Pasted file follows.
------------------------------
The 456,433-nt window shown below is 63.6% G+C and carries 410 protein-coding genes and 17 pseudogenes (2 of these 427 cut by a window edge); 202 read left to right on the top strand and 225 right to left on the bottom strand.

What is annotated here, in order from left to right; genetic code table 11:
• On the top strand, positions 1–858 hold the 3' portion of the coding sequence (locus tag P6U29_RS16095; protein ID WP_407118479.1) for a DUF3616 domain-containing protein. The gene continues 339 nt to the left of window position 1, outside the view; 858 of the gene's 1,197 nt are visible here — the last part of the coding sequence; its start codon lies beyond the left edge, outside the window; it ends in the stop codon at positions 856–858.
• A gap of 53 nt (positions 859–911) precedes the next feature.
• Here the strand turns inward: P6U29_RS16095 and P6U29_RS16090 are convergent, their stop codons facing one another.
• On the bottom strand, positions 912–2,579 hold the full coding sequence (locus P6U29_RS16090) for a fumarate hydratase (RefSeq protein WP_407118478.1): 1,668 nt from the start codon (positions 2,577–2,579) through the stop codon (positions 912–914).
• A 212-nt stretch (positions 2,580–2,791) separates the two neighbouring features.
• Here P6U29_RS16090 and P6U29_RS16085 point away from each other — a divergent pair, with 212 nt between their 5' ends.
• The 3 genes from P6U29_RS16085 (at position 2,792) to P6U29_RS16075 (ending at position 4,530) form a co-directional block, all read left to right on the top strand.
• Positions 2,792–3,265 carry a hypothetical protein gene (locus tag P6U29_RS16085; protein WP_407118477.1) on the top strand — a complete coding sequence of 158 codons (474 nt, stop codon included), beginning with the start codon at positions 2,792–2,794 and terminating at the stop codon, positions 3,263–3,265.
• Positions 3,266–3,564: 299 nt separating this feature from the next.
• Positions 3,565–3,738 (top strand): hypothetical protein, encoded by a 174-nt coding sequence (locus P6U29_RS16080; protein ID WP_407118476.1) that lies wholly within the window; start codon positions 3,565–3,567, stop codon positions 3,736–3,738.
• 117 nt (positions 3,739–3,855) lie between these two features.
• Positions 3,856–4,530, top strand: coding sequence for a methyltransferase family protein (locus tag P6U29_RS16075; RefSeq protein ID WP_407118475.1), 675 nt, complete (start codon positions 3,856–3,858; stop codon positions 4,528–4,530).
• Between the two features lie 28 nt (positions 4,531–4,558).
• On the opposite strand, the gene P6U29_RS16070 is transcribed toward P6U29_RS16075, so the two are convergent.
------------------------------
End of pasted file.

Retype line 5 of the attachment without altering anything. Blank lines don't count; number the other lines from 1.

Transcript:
• Here the strand turns inward: P6U29_RS16095 and P6U29_RS16090 are convergent, their stop codons facing one another.